Emily Smith, a World Vision Child Ambassador, visited Guatemala on a trip with other Child Ambassadors as well as World Vision staff. There she met Fabiola, an amazing young woman who left home to find hope for her family.
The dimly lit building hummed with people. Families, World Vision staff, and Child Ambassadors chatted and exchanged stories around a long table. Children were sprinkled throughout the group, drawing, giggling, the smaller ones being handed from adult to adult. In the midst of the pleasant bustle, a young woman walked to the front of the room. Conversations dropped off one by one as she introduced herself. Her name was Fabiola, and she had a story to tell.
Fabiola had traveled to Chiantla that day to share with the visiting Child Ambassador team, for she, too, was passionate about the future of her community’s children. As she shared about her volunteer work in a World Vision-supported children’s center, we could see the energy radiating from her. She’s one of those exceptional people whom I could never imagine sitting still for long. She has a mission, and she is a woman of action.
Fabiola seeks a new future
Just a year earlier, at age 17, Fabiola’s passion for the future had driven her to act decisively. She had grown worried for her two younger brothers and her sister. Across northern Guatemala, where Fabiola lives, small children die of preventable diseases; older children drop out of school to work family farms. Parents strive to change the cycle, but the remoteness of the region limits their access to opportunities. A better way forward seemed out of reach.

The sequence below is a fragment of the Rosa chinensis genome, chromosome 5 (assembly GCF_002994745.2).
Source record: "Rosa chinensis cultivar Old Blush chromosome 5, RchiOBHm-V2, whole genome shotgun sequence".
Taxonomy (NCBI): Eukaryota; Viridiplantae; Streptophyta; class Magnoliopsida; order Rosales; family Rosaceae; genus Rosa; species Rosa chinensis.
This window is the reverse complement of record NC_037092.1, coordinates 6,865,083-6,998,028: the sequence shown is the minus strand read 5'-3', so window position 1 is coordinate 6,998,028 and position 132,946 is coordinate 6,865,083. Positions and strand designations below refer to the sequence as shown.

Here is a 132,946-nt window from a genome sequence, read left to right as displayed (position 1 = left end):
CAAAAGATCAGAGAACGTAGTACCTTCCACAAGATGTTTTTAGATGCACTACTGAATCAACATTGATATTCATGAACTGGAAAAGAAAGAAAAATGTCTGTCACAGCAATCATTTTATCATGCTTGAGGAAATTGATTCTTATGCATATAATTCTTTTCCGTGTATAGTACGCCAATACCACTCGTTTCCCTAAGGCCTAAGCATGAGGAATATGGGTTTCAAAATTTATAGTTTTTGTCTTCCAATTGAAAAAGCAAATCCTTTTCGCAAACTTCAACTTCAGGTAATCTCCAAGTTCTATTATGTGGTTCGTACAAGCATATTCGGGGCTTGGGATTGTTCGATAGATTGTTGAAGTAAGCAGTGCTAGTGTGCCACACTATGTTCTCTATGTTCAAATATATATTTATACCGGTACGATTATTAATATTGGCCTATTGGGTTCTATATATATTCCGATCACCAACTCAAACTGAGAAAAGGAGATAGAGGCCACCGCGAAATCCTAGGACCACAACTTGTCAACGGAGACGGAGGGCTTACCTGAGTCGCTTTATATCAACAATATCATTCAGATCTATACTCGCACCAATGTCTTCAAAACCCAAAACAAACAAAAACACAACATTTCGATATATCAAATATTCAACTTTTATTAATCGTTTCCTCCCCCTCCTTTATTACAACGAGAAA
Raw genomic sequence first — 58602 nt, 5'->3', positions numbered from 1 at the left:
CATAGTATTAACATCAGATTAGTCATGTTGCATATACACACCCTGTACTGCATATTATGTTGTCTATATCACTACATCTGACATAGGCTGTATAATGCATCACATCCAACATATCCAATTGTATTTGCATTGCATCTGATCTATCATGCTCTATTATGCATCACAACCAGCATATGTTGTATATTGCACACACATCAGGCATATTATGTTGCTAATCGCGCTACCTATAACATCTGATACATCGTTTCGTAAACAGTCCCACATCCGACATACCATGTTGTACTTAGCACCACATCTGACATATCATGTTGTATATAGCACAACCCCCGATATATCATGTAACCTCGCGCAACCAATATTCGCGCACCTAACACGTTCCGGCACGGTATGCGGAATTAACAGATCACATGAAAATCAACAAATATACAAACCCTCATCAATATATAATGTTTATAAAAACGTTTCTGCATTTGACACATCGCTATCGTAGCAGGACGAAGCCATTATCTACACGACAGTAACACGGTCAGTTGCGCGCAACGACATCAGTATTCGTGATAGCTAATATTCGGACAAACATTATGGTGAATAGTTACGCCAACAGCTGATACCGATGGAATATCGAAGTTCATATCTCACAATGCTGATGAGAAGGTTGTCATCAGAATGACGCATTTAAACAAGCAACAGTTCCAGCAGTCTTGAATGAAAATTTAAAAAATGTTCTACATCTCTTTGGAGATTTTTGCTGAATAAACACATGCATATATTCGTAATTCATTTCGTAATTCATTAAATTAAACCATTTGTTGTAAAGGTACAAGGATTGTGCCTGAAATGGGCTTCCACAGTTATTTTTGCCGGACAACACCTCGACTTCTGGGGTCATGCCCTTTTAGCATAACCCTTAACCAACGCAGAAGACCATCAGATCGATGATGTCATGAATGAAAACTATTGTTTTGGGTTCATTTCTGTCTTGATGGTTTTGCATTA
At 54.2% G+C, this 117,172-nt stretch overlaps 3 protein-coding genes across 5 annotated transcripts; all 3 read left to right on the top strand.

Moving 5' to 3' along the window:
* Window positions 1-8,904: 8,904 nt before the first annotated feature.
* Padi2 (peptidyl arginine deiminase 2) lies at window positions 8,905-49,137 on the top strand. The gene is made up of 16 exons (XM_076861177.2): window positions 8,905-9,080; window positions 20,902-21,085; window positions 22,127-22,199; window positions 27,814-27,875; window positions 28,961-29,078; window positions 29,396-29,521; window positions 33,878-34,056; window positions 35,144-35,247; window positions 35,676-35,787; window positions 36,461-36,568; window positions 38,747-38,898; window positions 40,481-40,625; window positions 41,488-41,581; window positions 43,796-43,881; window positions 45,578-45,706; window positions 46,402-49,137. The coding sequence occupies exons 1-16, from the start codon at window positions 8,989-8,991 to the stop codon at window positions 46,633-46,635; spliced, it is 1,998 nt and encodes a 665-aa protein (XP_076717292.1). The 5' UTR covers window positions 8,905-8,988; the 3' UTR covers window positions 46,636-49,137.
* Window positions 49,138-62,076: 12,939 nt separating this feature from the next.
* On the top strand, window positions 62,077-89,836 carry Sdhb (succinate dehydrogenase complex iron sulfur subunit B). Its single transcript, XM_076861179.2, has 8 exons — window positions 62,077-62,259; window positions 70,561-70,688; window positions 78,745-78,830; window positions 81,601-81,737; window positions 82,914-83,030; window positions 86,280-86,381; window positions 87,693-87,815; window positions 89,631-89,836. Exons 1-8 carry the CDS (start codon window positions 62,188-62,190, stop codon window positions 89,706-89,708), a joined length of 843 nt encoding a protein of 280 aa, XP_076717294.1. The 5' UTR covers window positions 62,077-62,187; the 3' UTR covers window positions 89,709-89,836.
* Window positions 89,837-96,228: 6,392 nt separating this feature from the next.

So Fabiola decided to reach farther.
She had heard stories of jobs to the north. If she could make it across Mexico and into the U.S., she believed she’d be able to work and save up to help her siblings. Fabiola’s father discovered her plans and insisted it was far too dangerous for her to go alone. If she was determined to go, he was going with her.
Fabiola and her father are not alone in dreaming that the U.S. holds a better future. Refugees from Honduras and El Salvador hope the U.S. will mean an escape from violence. And many Guatemalan families, like Fabiola’s, hope that migrating will lead to sustainable work.
An unusually high percentage of people choosing emigration come from the region where Fabiola’s family lives. The needs there are so extreme, from malnutrition to absent healthcare to restricted job opportunities, and the region so remote that families have run out of options. And so they turn their paths north.
A difficult journey
But after taking out loans to cover the cost of passage, boarding a truck that would take them across Mexico to the Rio Grande, and starting north toward Houston, Fabiola and her father were taken into custody by the U.S. border patrol.
While in U.S. custody, Fabiola and her father were separated and held in harsh conditions. She heard the cries of younger children also in custody and was not allowed to comfort them. World Vision advocates for the rights of vulnerable children like Fabiola to be respected while they are on U.S. soil, and they are also working in Central America to change the outlook for Central Americans who choose to stay.